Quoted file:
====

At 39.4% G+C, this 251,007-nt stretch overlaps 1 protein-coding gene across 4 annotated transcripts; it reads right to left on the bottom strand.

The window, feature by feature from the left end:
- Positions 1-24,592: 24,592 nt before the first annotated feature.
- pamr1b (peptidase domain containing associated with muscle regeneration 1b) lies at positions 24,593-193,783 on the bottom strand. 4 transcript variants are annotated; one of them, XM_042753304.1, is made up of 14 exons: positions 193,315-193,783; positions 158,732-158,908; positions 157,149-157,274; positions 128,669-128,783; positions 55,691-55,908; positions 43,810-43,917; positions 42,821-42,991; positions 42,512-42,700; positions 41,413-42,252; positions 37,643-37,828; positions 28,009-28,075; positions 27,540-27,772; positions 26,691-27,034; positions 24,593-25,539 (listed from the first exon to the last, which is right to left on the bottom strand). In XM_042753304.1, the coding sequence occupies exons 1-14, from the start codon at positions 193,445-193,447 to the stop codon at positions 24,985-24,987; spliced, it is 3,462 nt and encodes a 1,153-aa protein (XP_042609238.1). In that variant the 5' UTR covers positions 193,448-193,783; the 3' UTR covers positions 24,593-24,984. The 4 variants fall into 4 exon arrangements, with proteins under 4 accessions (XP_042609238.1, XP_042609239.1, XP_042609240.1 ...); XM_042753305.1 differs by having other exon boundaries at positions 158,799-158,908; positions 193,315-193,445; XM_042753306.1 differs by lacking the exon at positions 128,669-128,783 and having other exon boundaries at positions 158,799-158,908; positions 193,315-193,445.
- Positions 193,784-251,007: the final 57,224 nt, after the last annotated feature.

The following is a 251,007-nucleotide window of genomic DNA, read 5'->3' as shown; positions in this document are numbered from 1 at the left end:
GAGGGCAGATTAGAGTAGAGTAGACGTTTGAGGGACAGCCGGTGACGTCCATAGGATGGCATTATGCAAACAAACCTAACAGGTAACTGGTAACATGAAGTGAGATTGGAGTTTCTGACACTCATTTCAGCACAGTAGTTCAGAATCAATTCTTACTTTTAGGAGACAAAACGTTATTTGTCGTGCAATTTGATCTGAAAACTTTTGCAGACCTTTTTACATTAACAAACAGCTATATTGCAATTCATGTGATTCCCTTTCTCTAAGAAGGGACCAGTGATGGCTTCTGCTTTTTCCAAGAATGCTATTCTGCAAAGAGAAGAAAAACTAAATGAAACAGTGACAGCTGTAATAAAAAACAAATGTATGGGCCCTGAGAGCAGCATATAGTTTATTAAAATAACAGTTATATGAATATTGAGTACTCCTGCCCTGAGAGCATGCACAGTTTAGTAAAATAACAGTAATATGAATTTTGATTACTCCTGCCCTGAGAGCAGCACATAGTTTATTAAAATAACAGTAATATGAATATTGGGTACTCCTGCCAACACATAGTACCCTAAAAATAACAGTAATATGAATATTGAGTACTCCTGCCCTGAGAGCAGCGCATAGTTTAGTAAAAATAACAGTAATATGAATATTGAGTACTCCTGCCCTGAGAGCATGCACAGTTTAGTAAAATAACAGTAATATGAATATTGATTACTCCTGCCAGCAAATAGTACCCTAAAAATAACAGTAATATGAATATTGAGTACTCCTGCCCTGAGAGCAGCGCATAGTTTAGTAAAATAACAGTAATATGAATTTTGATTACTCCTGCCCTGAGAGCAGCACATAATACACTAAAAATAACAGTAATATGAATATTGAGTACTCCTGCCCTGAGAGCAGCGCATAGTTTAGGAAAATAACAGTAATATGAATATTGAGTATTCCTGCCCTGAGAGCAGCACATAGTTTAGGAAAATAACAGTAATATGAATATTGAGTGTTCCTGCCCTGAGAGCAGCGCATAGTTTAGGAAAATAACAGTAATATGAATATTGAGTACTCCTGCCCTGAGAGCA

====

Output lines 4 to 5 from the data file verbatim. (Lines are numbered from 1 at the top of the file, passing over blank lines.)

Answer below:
- pamr1b (peptidase domain containing associated with muscle regeneration 1b) lies at positions 24,593-193,783 on the bottom strand. 4 transcript variants are annotated; one of them, XM_042753304.1, is made up of 14 exons: positions 193,315-193,783; positions 158,732-158,908; positions 157,149-157,274; positions 128,669-128,783; positions 55,691-55,908; positions 43,810-43,917; positions 42,821-42,991; positions 42,512-42,700; positions 41,413-42,252; positions 37,643-37,828; positions 28,009-28,075; positions 27,540-27,772; positions 26,691-27,034; positions 24,593-25,539 (listed from the first exon to the last, which is right to left on the bottom strand). In XM_042753304.1, the coding sequence occupies exons 1-14, from the start codon at positions 193,445-193,447 to the stop codon at positions 24,985-24,987; spliced, it is 3,462 nt and encodes a 1,153-aa protein (XP_042609238.1). In that variant the 5' UTR covers positions 193,448-193,783; the 3' UTR covers positions 24,593-24,984. The 4 variants fall into 4 exon arrangements, with proteins under 4 accessions (XP_042609238.1, XP_042609239.1, XP_042609240.1 ...); XM_042753305.1 differs by having other exon boundaries at positions 158,799-158,908; positions 193,315-193,445; XM_042753306.1 differs by lacking the exon at positions 128,669-128,783 and having other exon boundaries at positions 158,799-158,908; positions 193,315-193,445.
- Positions 193,784-251,007: the final 57,224 nt, after the last annotated feature.